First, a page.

Iron can be water soluble or water insoluble depending on the ionic state of iron and the compounds that it forms. Following the general solubility rules, iron is soluble when bonded to certain polyatomic ions such as sulfate and nitrate as well as halides like chlorine and bromine.
The ionic state of iron can affect whether the compound dissociates in water and becomes water soluble. For example, Iron II is soluble when bonded to oxalate, but Iron III is insoluble when bonded with the same polyatomic ion. Likewise, Iron III Ferricyanide is water soluble but Iron II Ferricyanide is not. Iron II and Iron III have charges charge of +2 and +3 respectively which causes them to be needed in different proportions in ionic bonds.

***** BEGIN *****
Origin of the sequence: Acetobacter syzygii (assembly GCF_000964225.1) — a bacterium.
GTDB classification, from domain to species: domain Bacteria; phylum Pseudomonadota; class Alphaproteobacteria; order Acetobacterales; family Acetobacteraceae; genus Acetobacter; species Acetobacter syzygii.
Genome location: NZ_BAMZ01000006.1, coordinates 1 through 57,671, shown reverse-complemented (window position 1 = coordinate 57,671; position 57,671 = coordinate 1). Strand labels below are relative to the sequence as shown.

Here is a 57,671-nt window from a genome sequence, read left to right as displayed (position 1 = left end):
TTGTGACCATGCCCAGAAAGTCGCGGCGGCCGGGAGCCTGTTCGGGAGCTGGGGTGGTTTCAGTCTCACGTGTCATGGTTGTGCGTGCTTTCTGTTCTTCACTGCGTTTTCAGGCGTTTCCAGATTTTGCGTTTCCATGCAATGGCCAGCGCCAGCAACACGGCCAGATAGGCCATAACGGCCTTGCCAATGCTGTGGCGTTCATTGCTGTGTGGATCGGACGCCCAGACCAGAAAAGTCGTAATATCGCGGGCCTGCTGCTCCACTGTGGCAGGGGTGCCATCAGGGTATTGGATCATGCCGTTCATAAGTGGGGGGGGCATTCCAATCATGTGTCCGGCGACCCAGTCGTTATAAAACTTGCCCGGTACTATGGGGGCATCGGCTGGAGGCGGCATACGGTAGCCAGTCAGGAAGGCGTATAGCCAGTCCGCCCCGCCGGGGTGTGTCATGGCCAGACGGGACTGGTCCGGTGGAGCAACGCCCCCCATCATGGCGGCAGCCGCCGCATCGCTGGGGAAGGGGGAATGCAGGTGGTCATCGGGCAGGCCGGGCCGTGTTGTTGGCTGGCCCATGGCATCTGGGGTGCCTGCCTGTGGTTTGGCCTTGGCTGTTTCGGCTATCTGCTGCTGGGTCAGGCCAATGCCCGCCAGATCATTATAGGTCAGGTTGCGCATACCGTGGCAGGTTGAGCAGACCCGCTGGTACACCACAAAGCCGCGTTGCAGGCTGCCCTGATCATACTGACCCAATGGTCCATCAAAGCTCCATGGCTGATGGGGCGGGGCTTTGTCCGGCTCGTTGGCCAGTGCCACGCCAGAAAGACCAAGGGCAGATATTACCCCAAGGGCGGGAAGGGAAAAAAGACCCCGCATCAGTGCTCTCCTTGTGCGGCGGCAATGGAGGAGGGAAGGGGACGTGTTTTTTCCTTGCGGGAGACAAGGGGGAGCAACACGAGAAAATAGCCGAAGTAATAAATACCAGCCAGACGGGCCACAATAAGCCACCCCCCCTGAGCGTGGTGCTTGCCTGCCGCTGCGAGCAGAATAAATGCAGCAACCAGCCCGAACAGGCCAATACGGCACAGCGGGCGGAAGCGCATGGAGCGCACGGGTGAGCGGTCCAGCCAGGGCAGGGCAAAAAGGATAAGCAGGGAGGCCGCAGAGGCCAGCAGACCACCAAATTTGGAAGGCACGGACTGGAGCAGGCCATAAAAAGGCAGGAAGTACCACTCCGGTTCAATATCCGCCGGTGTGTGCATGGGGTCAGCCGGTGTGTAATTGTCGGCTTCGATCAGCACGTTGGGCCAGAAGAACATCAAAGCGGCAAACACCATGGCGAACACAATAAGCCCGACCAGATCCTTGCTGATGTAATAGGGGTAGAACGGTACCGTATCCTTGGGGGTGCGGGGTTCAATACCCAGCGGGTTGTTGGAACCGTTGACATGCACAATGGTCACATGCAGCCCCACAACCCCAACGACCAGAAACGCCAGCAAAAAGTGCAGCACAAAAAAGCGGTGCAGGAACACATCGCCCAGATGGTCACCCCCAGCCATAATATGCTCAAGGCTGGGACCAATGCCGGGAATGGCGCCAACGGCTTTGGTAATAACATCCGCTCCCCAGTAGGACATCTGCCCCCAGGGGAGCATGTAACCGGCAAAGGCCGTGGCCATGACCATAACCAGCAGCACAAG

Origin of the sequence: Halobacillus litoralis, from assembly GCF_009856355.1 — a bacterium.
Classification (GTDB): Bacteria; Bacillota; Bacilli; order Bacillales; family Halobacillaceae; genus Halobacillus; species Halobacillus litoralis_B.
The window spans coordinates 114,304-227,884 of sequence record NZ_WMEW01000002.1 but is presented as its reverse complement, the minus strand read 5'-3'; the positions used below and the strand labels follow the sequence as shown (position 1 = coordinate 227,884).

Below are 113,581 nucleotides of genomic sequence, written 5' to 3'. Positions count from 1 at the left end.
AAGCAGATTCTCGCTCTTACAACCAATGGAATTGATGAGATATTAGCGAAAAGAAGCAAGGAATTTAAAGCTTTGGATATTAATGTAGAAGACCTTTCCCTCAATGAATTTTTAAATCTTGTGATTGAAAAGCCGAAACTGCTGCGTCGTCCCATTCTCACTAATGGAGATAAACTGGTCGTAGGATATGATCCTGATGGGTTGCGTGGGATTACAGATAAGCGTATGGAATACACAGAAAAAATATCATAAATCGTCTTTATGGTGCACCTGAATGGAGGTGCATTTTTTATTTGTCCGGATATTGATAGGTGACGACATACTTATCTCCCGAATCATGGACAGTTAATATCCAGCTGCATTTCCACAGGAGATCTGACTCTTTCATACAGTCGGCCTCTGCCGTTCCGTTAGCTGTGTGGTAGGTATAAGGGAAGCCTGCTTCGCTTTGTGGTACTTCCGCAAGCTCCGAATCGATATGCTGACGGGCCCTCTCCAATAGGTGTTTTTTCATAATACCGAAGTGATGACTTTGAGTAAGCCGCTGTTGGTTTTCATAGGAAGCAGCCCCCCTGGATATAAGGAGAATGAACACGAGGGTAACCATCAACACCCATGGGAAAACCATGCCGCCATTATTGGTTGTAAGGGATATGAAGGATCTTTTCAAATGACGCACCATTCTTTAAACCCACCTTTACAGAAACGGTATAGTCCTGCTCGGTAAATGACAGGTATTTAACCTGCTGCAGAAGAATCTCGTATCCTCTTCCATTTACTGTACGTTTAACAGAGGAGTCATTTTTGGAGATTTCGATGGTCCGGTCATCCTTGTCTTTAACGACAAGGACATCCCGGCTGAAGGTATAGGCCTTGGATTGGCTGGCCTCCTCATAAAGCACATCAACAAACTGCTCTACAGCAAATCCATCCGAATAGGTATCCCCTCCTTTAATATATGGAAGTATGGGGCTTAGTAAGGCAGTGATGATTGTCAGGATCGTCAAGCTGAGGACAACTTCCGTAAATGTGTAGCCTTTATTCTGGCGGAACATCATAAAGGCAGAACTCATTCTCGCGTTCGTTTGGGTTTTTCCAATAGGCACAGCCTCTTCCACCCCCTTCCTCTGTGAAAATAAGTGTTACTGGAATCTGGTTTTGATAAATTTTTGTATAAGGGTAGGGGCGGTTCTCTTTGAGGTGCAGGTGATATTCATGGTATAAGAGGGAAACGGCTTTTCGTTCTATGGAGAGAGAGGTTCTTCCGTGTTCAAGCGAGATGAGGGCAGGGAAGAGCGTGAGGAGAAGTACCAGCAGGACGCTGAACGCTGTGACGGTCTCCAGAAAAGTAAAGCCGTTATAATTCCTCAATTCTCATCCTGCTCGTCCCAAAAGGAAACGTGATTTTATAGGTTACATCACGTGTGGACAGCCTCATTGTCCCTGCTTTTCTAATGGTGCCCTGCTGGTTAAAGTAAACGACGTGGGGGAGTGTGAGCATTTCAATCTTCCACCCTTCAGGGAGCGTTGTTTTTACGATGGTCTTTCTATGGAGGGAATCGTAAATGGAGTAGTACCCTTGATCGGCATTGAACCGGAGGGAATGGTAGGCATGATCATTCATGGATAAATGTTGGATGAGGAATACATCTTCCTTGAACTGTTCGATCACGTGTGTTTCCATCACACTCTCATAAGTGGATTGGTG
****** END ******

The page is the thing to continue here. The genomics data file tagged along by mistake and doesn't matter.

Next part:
Iron is a trace mineral that can be found in certain types of foods and is needed for specific biological processes in the human body. Too much iron can be toxic though, so iron levels in the body should be watched accordingly. Besides food, soluble iron can also be found in water that has passed through certain pipes or has been taken out of geological sources such as ground wells. The effects of iron in drinking water can range from negligible to somewhat detrimental and can be treated using a variety of techniques.